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7 Stages of Project Management

Project Management is not an exclusive matter for highly qualified executives and engineers who move within a Company – or from one to another – implementing specific Strategies previously defined by and for each one of them. Throughout our lives we have all faced in one way or another the need to carry out the management of a project, whether in the workplace or personal.

House kitchen remodeling, vacation planning and management, organizing a wedding, a family member’s birthday party are examples of projects that we have seen – or will see – faced late or early.

In fact, the management of a project does not necessarily refer to the management of an extraordinary event, but it is implicit in the entire extension of our existence since we all, consciously or not, elaborate our own Life Project in the that we deploy our skills and resources based on a previously envisioned goal, the underlying costs and benefits of which are implicitly understood and accepted.Fundamental steps in Project Management

It is then necessary to understand this process and arm oneself with the necessary tools so that it is carried out with organizational criteria, and not only intuitively or empirically.

There are 7 fundamental steps in Project Management

1- Define the Objectives and Scope:

There is no favorable wind for a ship that does not know which port it is going to. Before enrolling in any project, we must clearly establish what our objectives are. In the example of the home kitchen, the objective would not be precisely the “kitchen remodeling”, but rather “a larger, more modern and functional kitchen”. For a student attending school, the goal is generally perceived as “getting good grades” when the ultimate goal of any student is “getting knowledge.” One must be very careful not to confuse the Goals with the means to achieve them. In the student’s example, both parents and teachers contribute to the distortion by demanding grades from them as if they were all they need, failing to understand that grades are only a relative performance measurement tool and not a goal in itself. Consequently, the student will implement their own learning system aimed at reaching an unfortunate objective, receiving as a certificate a structural deficiency of the cognitive base acquired during this stage. The objective will not be reached, as it was not correctly spotted in the first place.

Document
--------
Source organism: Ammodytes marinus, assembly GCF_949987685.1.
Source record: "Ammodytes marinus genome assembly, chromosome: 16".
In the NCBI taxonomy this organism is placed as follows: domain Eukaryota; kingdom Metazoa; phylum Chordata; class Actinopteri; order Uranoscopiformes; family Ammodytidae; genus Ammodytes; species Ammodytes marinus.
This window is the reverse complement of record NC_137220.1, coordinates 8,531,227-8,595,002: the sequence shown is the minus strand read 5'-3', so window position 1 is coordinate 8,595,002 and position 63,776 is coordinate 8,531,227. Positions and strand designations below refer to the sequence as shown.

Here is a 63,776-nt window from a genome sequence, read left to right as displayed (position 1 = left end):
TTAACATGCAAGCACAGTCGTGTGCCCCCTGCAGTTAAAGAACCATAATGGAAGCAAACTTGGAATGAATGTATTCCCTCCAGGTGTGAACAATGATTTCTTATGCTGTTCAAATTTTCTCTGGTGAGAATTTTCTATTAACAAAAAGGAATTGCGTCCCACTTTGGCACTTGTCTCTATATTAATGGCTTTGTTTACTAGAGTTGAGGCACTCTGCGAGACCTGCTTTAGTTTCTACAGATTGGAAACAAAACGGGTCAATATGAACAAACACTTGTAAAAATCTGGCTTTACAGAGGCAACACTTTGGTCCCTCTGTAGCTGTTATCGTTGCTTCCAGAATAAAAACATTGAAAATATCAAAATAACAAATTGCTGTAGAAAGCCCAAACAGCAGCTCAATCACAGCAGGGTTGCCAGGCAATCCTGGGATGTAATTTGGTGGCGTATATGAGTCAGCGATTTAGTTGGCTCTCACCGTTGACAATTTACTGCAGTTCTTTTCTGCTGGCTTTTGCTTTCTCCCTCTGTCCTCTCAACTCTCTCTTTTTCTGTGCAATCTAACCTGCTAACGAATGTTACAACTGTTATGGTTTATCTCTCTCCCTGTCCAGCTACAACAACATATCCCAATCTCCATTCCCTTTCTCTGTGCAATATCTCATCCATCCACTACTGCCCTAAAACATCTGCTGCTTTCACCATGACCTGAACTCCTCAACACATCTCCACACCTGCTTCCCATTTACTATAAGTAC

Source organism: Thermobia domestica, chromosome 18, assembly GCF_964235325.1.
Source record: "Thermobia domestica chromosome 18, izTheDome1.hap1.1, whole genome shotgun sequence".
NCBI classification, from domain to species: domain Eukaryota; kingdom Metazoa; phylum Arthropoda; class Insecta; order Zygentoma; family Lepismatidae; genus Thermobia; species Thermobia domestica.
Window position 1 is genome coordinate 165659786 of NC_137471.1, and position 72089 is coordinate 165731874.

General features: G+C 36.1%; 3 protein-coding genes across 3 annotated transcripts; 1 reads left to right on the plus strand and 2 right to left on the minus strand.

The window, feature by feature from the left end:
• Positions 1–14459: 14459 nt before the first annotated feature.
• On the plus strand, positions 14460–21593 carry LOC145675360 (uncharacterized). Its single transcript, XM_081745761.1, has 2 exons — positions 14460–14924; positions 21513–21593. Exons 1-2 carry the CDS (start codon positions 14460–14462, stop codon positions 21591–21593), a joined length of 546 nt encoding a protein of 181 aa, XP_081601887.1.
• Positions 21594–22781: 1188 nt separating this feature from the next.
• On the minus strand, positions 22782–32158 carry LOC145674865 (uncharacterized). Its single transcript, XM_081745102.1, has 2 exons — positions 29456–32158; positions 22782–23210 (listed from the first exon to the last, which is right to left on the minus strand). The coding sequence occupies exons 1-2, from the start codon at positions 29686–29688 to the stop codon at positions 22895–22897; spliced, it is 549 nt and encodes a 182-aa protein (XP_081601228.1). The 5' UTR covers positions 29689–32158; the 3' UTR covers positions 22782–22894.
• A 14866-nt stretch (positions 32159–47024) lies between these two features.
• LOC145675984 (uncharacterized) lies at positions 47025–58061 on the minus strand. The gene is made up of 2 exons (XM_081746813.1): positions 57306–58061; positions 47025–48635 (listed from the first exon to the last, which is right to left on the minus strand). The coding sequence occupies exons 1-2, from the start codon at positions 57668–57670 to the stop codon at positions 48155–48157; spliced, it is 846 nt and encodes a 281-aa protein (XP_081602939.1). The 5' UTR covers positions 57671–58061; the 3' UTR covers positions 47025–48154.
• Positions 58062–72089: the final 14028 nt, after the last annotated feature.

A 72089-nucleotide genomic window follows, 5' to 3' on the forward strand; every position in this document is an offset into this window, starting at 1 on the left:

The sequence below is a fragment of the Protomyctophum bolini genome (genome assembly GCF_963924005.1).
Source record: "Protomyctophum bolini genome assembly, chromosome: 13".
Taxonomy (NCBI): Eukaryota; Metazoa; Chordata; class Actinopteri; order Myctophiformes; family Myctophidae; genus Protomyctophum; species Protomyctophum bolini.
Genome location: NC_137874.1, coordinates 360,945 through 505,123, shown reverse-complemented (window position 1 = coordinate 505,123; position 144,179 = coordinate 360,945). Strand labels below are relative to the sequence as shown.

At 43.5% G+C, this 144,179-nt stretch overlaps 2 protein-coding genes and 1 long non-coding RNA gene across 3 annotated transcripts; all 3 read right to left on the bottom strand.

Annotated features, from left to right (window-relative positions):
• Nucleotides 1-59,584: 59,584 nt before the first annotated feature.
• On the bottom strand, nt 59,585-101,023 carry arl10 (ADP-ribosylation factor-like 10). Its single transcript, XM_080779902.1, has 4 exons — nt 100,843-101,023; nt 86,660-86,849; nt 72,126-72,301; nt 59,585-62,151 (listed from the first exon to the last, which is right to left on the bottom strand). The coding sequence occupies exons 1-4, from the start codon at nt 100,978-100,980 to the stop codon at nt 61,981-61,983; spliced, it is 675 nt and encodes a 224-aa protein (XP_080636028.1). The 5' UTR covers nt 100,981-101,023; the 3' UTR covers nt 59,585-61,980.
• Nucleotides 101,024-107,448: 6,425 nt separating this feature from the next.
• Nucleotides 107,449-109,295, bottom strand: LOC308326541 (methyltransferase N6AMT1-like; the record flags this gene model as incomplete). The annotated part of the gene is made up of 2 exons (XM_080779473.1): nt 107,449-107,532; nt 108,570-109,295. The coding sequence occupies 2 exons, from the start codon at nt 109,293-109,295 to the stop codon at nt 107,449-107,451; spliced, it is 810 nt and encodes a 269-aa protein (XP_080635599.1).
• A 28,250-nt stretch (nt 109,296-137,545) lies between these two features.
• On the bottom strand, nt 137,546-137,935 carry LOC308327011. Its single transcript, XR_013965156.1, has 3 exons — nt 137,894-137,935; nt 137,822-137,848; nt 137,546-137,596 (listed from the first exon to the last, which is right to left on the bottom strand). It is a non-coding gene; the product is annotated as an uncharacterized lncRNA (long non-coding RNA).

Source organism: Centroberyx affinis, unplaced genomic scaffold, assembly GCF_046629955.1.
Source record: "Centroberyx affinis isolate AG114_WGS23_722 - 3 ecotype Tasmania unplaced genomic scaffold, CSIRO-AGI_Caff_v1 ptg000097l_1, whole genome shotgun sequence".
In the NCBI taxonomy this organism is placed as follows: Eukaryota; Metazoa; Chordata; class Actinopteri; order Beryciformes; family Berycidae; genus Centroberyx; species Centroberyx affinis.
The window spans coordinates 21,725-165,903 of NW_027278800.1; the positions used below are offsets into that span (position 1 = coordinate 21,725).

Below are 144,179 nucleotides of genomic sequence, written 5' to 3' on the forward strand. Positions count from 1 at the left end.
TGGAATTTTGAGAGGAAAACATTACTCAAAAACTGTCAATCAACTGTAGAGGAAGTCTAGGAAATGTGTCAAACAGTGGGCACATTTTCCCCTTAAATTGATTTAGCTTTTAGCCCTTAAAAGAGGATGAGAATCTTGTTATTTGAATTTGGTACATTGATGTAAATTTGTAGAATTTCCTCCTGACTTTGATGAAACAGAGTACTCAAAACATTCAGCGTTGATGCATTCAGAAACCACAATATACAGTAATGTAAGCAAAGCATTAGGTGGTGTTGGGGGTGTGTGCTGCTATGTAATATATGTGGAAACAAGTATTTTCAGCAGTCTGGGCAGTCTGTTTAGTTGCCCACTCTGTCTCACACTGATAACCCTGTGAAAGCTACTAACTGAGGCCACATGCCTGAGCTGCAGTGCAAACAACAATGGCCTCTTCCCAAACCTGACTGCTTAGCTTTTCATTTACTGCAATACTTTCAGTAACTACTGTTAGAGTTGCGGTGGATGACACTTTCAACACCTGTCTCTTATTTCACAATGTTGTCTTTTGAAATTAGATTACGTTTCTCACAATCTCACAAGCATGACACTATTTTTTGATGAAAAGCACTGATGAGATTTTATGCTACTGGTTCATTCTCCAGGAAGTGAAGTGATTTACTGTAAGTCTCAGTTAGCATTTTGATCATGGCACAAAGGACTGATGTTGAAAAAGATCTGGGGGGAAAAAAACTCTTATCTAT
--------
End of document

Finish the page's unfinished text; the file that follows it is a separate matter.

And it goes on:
The scope of the project must define its limits. Deciding that it is within or outside of previously established limits will allow us to calculate the amount of socially necessary work. It is about establishing a priori a balance between the set of what is wanted and what we estimate we will have to deliver in exchange.

2- Define Tasks:

The tasks deemed necessary to carry out the Project must be identified and defined. These tasks constitute the breakdown of the final objective into logical steps, independent or interdependent, measurable in resources and time. If our goal were to carry out a project, the “Define Tasks” step would become a task itself. The tasks must be subsequently broken down into specific actions, with established levels of importance, delimited responsibilities and evaluation criteria specific to each one.

3- Project Planning:

It is time to start planning the financial and human resources and the times necessary for the execution of each action. In this step, the resource allocation and availability levels will be estimated based on specific actions in a given period of time. The master plan must be broken down into individual, concrete and individually manageable actions without neglecting their level of interdependence. Critical project dates and control points should be established. In the example of the Remodeling Project of your kitchen, at the end of this stage the contractor gives you your first big headache by presenting you with a banner full of bars and arrows, from which you will only make it clear that you will have to spend a month eating food scrap metal, if you have enough money to buy it after having approved the budget summary sheet.

4- Communication